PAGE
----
Until Sarah handed me an EMET pamphlet.

I reviewed the organization's positions and realized that there was an organization in Washington, D.C., that shared my unapologetic love for the State of Israel and was bold enough to speak truth to power. I put off aliyah once again, joining EMET as its director of development.

Yet with the coronavirus pandemic putting my role as a person-to-person fundraiser on hold, I could not delay my move to Israel any longer. This summer, I will depart Capitol Hill and immigrate to Israel with Nefesh B'Nefesh.

My main motivation is living out the Zionist dream and contributing to the next generation of development of the Jewish state. I grew up a Zionist and believe aliyah to be both the foundational and ultimate step in the Zionist dream of Jews returning to our native homeland.

This vision began when I was a young child and participated in a mock trip to Israel with my Jewish day school. I gained the firm belief that we all as a Jewish community would be making aliyah at some point in my youth or early adulthood. But as I grew over the years, it became apparent that there would be no communal move.

My motivation became less religion- or Torah-based, and more political and practical, in the sense of building the modern Jewish state. I wanted the next generation of Jews to have the choice of being Israeli without having to go through the process that aliyah entails, primarily the difficult decision to separate from family. At the end of the day, the Jewish people's exile is over. We sing about next year in Jerusalem, and there is nothing stopping us from making that a reality.

Israel has always been the Jewish home to me in theory, but what brings it to life is the people. I am fortunate to have wonderful Israeli-born relatives in Israel. My uncle, who I never met, made aliyah decades ago, and his children and grandchildren are authentic, modern Israelis. They are close with our American family, and they took the concept of aliyah off paper, and into flesh and blood. I spent a lot of time with them when I was a student at Hebrew University of Jerusalem in 2012-13, and I don't think that I would have left that experience so intent on returning had it not been for the beautiful connection with my Israeli side of the family.

For now, making aliyah during the pandemic is unnerving. El Al Airlines nearly went out of business; my first flight was canceled; and the economic contraction, quarantine regulations and social unrest caused by coronavirus is daunting—not to mention the virus itself. All aspects of life are limited in some way by the pandemic.

During these fraught times, getting to Israel without Nefesh B'Nefesh would have seemingly been impossible. The organization has assisted at every step of the way, including putting me rescheduled on a United Airlines flight in a matter of days after my El Al flight was canceled. Nefesh B'Nefesh has helped guide my ulpan (intensive Hebrew-language academy) decisions and offered resources to learn about social life in Israel, the country's medical system and career opportunities. Already a valuable resource for aliyah in all times, the organization is now an indispensable force of stability during this chaotic period.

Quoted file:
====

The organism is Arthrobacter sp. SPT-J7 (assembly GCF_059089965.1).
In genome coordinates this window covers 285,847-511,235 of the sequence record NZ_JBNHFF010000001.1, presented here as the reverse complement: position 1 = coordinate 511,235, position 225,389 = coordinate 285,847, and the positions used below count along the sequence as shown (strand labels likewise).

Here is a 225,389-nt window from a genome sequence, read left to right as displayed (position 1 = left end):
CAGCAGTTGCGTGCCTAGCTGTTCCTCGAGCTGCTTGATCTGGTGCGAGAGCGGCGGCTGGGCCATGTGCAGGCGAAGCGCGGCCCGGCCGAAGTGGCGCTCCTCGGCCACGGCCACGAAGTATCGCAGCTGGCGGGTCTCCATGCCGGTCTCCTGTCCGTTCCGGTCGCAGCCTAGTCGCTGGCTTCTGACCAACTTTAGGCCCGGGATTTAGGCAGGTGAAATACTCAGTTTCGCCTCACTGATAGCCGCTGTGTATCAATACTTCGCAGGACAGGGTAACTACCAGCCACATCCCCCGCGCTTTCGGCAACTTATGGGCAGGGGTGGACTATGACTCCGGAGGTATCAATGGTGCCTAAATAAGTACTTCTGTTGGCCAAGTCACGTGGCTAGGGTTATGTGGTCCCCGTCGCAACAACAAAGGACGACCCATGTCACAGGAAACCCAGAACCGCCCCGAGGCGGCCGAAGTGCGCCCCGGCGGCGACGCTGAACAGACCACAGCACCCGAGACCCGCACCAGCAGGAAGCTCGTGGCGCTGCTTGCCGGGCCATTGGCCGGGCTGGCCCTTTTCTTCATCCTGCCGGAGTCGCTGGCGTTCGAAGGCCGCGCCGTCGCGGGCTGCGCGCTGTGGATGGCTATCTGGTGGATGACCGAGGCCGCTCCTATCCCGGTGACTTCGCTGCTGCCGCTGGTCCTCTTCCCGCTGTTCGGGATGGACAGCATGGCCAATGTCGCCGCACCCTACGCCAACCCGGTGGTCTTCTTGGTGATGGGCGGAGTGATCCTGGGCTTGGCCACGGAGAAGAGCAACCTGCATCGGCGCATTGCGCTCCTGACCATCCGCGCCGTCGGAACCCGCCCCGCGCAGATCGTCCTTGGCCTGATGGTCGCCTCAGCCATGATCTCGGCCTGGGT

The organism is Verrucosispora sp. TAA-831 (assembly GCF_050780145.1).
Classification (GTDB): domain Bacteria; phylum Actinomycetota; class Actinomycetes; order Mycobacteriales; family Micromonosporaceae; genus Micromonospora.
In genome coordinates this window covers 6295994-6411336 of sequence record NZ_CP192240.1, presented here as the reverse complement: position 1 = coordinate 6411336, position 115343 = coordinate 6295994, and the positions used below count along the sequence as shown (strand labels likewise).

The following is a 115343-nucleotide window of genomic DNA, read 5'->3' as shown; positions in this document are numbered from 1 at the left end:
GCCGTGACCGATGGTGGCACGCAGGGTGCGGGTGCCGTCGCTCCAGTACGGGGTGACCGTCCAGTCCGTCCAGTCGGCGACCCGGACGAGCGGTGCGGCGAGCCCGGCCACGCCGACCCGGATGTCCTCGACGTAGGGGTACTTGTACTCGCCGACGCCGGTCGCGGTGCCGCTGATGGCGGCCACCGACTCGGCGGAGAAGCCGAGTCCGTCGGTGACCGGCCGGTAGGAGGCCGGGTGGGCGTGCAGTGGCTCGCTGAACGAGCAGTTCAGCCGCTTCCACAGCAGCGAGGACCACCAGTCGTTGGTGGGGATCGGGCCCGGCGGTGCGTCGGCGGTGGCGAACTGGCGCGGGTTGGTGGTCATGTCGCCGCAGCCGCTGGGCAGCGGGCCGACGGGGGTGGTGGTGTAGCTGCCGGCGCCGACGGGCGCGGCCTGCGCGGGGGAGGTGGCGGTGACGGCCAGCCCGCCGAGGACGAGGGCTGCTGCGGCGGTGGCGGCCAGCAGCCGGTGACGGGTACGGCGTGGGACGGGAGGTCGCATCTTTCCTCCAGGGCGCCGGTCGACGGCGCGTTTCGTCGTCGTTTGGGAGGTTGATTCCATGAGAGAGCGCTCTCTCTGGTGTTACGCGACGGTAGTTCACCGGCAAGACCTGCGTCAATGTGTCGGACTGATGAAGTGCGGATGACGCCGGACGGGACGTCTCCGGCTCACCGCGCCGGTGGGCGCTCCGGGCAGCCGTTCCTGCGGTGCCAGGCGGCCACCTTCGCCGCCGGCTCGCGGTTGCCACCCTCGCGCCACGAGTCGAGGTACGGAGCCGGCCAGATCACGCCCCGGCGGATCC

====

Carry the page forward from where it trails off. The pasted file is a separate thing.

As my life in Israel begins, I plan to return to work in some capacity advocating for the Jewish state, as well as the importance and validity of Zionism. My long-term goal remains to help raise the next generation of Jews with Israeli citizenship and the option to be Israeli without going through immense bureaucracy, and having to learn a foreign language and culture, which is difficult no matter how much we are raised with Jerusalem in our hearts while in exile.

(Asher Daniels, a native of Stamford, Conn., and the former director of development at the Endowment for Middle East Truth (EMET), is making aliyah this summer with Nefesh B'Nefesh)

"Bananas" courtroom scene

Entire courtroom scene from Woody Allen's "Bananas"

Commanders Against Israel's Sovereignty: Look us in the eye …

By Dr. Martin Sherman

It is useless for the sheep to pass resolutions in favor of vegetarianism, while the wolf remains of a different opinion."—R. Inge, dean of St. Paul's Cathedral, 1915.

"The most righteous of men cannot live in peace if his evil neighbor will not let him be."—from Wilhelm Tell Act IV, Scene III, by Friedrich von Schiller, 1804.


"When somebody says they want to kill you, you should believe him." —An unnamed Holocaust survivor, commenting on the lessons he had learned from his experiences during World War II.

After several past endeavors—which have produced mixed results, ranging from the unsuccessful to total fiascoes—the organization known as Commanders for Israel Security (or CIS) has attempted to renew its assault on public opinion.

Illustrious past no license for present folly